Checklist of what you need to discuss pre-baby

  • Birth:

Who will be present and what would you like them to do?

  • Visitors

Who will come, when and for how long?

  • Finances:

Will there be a change in income as a result of one member of the couple not working, and if so, how will you ensure both of you have access to money?

  • Parental leave:

How much time will each of you take off?

  • Fears:

Sharing your vulnerabilities and supporting each other in navigating them helps bring you closer together.

  • Change:

How do you anticipate your lives changing as a result of having a child? How will you embrace or manage these changes?

  • Roles:

Who will do what? When the working parent is home, will they be given free reign to parent their way or will there be an expectation to follow the routine established by the stay at home parent?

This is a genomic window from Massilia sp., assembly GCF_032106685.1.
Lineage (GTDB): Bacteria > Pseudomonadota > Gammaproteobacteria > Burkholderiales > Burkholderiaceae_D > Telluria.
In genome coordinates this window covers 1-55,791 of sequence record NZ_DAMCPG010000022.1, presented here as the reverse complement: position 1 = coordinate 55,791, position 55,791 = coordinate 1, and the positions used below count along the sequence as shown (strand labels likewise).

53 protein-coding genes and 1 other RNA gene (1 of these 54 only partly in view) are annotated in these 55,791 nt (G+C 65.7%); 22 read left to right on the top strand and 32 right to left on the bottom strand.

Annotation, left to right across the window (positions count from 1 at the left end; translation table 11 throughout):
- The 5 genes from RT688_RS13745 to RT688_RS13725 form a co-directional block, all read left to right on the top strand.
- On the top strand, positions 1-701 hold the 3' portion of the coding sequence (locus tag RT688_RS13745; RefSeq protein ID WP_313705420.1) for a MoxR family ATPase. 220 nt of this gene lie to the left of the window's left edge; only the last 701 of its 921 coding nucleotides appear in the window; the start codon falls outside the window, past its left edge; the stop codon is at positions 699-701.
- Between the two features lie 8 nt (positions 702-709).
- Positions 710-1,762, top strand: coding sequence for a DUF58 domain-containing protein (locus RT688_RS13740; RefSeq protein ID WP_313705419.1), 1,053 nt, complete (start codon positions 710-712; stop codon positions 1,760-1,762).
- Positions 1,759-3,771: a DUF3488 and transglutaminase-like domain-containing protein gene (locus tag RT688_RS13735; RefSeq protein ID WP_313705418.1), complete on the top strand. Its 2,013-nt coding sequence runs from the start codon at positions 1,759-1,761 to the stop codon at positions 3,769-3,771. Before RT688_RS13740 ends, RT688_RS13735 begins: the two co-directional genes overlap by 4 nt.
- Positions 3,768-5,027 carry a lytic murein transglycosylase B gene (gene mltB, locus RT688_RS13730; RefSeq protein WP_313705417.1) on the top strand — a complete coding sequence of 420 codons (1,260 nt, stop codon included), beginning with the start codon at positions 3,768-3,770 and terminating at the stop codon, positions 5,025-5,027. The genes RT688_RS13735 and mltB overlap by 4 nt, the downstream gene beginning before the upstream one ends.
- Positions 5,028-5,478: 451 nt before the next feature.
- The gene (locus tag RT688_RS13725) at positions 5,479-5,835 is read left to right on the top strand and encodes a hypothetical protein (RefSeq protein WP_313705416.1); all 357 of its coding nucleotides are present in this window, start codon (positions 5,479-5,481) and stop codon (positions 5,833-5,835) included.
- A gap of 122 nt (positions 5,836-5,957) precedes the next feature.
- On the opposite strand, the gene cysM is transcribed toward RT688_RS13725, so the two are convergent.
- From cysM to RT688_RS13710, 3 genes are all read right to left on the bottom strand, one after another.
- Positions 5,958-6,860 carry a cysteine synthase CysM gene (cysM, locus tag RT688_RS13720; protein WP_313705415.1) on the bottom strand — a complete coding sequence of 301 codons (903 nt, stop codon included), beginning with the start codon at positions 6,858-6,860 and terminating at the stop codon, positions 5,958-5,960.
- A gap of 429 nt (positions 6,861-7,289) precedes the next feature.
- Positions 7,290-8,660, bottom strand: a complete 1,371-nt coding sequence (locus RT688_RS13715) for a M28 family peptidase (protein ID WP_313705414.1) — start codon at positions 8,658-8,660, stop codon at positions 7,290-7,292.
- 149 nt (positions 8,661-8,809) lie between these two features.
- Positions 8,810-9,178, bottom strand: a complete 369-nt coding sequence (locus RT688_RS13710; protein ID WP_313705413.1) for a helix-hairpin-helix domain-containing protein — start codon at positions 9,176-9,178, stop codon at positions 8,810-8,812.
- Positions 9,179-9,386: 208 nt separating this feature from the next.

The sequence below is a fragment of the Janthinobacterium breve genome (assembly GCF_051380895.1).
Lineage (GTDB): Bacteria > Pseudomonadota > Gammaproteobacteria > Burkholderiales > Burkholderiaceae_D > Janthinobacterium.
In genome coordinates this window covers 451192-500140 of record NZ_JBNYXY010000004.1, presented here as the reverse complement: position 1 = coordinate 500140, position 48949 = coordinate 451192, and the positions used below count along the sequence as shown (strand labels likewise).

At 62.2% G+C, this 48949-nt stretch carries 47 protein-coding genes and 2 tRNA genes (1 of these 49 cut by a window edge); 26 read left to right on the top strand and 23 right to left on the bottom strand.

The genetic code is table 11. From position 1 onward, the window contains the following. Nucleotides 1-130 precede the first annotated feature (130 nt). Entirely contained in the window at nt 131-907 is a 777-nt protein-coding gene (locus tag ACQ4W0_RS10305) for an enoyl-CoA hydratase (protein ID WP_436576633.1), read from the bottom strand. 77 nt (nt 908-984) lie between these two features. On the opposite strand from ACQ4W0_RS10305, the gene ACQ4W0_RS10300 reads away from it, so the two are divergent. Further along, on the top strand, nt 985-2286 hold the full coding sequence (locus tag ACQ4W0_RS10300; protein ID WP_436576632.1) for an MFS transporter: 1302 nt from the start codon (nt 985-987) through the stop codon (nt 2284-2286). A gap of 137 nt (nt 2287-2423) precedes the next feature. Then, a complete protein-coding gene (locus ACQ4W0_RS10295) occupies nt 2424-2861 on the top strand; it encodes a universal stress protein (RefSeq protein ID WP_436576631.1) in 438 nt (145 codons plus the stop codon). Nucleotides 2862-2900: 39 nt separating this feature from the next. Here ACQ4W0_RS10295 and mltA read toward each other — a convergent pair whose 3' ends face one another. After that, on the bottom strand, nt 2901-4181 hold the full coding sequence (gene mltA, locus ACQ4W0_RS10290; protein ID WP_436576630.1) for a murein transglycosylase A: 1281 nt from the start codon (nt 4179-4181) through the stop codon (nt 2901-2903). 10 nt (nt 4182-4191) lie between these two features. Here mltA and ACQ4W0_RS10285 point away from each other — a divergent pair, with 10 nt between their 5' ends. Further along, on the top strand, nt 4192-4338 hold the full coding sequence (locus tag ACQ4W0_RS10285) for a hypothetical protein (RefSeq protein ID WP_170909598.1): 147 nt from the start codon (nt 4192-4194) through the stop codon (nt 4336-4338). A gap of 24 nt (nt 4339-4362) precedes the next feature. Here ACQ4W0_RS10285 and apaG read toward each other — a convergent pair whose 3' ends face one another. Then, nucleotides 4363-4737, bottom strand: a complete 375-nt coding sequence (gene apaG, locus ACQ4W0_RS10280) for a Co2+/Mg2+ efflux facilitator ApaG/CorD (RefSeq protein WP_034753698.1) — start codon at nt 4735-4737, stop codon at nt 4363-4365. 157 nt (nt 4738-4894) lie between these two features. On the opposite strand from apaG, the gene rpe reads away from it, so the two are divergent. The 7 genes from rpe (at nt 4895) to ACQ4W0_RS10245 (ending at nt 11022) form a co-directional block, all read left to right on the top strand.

• Parenting:

What approach will you take? Baby led, attachment based, routine driven etc.

  • Language:

You may well have a number of languages to impart upon your child, how will this be done? Will you agree a shared language and each speak to your child in your mother tongue?

  • Help:

Will you use the services of a maid or nanny? If so, how will you arrange this – prior to delivery or afterwards?

  • Intimacy:

How will you manage each other’s expectations so neither feels unloved or not important?

  • Rest:

How will you arrange things so the stay at home parent and working parent each has some down time?

 

Read More:

5 chats every couple should have before becoming parents

What he's thinking when you're pregnant

How to be a supportive partner to your pregnant wife